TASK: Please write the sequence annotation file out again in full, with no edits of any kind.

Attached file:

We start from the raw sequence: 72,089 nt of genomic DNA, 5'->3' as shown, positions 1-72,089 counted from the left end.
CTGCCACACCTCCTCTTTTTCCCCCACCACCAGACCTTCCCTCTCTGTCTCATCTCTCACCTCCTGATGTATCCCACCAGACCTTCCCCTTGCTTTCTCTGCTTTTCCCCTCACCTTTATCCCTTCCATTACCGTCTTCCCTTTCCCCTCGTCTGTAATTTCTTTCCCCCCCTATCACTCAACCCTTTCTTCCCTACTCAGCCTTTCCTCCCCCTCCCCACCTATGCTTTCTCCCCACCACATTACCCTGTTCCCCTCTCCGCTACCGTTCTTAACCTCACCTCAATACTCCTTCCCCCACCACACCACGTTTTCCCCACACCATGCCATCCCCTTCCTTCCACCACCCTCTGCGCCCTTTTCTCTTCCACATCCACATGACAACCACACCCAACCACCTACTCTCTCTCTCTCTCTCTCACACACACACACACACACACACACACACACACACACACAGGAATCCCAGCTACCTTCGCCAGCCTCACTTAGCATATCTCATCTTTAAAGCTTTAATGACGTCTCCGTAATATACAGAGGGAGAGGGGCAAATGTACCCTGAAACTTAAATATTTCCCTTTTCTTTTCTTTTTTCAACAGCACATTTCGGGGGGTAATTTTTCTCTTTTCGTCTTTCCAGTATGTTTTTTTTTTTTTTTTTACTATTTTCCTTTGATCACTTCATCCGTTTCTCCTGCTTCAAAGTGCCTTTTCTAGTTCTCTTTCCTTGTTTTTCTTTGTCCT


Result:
We start from the raw sequence: 72,089 nt of genomic DNA, 5'->3' as shown, positions 1-72,089 counted from the left end.
CTGCCACACCTCCTCTTTTTCCCCCACCACCAGACCTTCCCTCTCTGTCTCATCTCTCACCTCCTGATGTATCCCACCAGACCTTCCCCTTGCTTTCTCTGCTTTTCCCCTCACCTTTATCCCTTCCATTACCGTCTTCCCTTTCCCCTCGTCTGTAATTTCTTTCCCCCCCTATCACTCAACCCTTTCTTCCCTACTCAGCCTTTCCTCCCCCTCCCCACCTATGCTTTCTCCCCACCACATTACCCTGTTCCCCTCTCCGCTACCGTTCTTAACCTCACCTCAATACTCCTTCCCCCACCACACCACGTTTTCCCCACACCATGCCATCCCCTTCCTTCCACCACCCTCTGCGCCCTTTTCTCTTCCACATCCACATGACAACCACACCCAACCACCTACTCTCTCTCTCTCTCTCTCACACACACACACACACACACACACACACACACACACACAGGAATCCCAGCTACCTTCGCCAGCCTCACTTAGCATATCTCATCTTTAAAGCTTTAATGACGTCTCCGTAATATACAGAGGGAGAGGGGCAAATGTACCCTGAAACTTAAATATTTCCCTTTTCTTTTCTTTTTTCAACAGCACATTTCGGGGGGTAATTTTTCTCTTTTCGTCTTTCCAGTATGTTTTTTTTTTTTTTTTTACTATTTTCCTTTGATCACTTCATCCGTTTCTCCTGCTTCAAAGTGCCTTTTCTAGTTCTCTTTCCTTGTTTTTCTTTGTCCT